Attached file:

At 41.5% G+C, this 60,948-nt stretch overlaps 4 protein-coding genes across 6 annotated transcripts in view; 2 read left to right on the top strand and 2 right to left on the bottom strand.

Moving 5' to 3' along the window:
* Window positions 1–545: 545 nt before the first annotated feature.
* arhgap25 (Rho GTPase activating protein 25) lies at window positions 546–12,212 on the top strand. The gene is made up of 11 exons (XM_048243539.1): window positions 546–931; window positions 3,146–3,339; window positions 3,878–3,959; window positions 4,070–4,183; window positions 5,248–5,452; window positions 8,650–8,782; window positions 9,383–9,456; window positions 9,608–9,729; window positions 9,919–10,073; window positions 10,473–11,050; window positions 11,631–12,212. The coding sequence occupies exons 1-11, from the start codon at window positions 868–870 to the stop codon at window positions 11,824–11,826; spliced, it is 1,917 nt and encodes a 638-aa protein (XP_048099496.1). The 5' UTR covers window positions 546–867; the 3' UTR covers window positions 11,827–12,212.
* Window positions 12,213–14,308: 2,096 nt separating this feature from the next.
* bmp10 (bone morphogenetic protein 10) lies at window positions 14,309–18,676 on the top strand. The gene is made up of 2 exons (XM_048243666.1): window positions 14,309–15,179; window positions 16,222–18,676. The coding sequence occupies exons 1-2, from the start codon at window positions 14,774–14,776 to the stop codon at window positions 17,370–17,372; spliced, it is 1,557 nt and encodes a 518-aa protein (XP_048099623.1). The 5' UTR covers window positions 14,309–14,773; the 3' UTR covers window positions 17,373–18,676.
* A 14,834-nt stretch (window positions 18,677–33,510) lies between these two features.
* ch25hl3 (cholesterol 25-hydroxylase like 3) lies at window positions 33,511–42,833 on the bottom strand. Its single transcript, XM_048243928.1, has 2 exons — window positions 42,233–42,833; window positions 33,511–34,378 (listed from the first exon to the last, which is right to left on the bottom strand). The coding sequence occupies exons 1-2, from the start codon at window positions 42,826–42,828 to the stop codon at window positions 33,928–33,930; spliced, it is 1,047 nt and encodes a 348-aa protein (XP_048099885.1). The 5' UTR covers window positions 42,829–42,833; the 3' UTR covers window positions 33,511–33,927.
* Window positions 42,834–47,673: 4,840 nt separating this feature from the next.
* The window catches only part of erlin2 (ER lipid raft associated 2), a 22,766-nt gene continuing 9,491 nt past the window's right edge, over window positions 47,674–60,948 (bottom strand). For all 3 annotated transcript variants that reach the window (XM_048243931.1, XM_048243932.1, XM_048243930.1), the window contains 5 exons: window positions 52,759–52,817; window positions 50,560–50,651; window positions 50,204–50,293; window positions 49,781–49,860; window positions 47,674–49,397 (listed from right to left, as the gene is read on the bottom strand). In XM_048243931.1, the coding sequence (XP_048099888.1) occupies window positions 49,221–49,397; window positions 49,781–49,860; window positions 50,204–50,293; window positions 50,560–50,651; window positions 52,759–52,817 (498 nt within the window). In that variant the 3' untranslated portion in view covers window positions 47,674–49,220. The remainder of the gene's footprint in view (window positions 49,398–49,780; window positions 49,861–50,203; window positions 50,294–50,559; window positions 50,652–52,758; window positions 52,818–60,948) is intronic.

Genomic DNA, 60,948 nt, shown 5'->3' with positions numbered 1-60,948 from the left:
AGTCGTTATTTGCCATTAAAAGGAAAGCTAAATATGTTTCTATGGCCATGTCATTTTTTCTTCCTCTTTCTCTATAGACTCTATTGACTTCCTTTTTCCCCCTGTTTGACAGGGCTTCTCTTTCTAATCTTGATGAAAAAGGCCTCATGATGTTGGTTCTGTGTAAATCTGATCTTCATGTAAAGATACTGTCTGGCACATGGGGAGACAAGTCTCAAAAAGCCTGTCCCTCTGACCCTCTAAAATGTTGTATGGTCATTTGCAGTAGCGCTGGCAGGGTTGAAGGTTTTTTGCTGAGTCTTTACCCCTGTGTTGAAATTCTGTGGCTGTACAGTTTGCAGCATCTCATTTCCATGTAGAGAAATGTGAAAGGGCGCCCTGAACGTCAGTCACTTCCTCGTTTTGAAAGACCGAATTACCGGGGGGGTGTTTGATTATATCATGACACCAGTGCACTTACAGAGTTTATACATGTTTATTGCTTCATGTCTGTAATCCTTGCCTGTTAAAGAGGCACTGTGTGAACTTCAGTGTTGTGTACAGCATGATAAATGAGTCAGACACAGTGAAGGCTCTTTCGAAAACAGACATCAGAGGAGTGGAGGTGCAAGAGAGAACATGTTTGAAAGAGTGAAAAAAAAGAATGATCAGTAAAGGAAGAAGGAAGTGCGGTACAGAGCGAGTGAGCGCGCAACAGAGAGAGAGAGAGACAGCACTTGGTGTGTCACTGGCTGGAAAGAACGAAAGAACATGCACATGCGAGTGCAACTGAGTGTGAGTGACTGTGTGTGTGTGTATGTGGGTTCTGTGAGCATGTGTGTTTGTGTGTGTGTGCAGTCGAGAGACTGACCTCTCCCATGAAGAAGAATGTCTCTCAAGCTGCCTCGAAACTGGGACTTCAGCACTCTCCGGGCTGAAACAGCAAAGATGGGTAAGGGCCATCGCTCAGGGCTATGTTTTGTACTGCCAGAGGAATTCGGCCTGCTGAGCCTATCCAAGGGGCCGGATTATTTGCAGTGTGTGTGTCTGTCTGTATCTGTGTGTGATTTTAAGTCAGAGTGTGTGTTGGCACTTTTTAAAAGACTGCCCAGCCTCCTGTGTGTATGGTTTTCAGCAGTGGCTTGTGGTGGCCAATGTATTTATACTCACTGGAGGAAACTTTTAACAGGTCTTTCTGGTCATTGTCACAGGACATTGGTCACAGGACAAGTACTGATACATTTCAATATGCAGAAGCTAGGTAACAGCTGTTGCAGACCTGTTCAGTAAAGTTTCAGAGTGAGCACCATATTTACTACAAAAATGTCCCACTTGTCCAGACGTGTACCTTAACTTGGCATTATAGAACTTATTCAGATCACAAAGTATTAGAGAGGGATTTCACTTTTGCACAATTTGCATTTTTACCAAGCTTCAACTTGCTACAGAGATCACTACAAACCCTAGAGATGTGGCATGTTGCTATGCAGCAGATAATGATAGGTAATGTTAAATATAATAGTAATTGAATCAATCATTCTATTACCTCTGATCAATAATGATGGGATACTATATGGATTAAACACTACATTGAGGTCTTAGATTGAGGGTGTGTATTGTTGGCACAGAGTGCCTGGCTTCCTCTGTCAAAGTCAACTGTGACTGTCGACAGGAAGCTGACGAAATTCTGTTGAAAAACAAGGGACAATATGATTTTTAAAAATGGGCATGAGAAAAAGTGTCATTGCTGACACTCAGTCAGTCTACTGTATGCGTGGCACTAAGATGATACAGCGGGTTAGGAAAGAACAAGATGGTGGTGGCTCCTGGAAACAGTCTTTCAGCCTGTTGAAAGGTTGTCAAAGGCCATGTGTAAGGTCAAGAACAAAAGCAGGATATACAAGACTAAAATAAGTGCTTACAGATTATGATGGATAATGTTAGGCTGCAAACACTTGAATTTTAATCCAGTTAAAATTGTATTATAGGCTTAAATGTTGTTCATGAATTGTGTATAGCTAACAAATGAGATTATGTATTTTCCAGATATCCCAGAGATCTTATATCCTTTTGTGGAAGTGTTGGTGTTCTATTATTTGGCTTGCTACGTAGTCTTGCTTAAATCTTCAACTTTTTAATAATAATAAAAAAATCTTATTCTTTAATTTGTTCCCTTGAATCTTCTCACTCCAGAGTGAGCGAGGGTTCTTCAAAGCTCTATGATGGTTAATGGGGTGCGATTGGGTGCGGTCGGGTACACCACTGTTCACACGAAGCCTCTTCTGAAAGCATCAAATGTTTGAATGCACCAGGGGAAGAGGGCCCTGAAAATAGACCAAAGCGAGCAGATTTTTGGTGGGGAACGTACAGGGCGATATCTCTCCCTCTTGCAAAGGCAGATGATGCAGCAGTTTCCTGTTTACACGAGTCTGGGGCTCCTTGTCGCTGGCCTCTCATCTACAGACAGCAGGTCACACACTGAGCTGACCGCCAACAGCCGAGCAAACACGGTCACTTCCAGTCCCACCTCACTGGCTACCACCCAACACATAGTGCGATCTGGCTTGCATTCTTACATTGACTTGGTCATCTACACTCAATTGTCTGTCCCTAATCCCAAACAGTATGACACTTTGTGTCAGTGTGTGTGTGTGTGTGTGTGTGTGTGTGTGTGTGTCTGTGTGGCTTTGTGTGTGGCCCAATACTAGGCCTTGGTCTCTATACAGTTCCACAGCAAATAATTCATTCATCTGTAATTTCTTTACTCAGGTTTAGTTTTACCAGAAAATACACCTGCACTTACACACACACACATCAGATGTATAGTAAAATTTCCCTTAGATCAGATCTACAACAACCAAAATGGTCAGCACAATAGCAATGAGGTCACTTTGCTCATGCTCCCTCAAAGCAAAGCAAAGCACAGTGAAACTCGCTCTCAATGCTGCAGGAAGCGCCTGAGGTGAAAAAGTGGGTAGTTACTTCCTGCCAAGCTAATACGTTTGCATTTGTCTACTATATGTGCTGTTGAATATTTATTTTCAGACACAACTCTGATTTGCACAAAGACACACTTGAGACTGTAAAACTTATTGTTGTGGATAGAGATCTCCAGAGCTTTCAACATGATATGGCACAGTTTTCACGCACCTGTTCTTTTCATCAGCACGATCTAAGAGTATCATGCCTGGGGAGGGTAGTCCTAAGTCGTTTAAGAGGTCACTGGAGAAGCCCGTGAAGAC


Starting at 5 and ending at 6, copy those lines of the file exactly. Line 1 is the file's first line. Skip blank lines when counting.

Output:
* Window positions 12,213–14,308: 2,096 nt separating this feature from the next.
* bmp10 (bone morphogenetic protein 10) lies at window positions 14,309–18,676 on the top strand. The gene is made up of 2 exons (XM_048243666.1): window positions 14,309–15,179; window positions 16,222–18,676. The coding sequence occupies exons 1-2, from the start codon at window positions 14,774–14,776 to the stop codon at window positions 17,370–17,372; spliced, it is 1,557 nt and encodes a 518-aa protein (XP_048099623.1). The 5' UTR covers window positions 14,309–14,773; the 3' UTR covers window positions 17,373–18,676.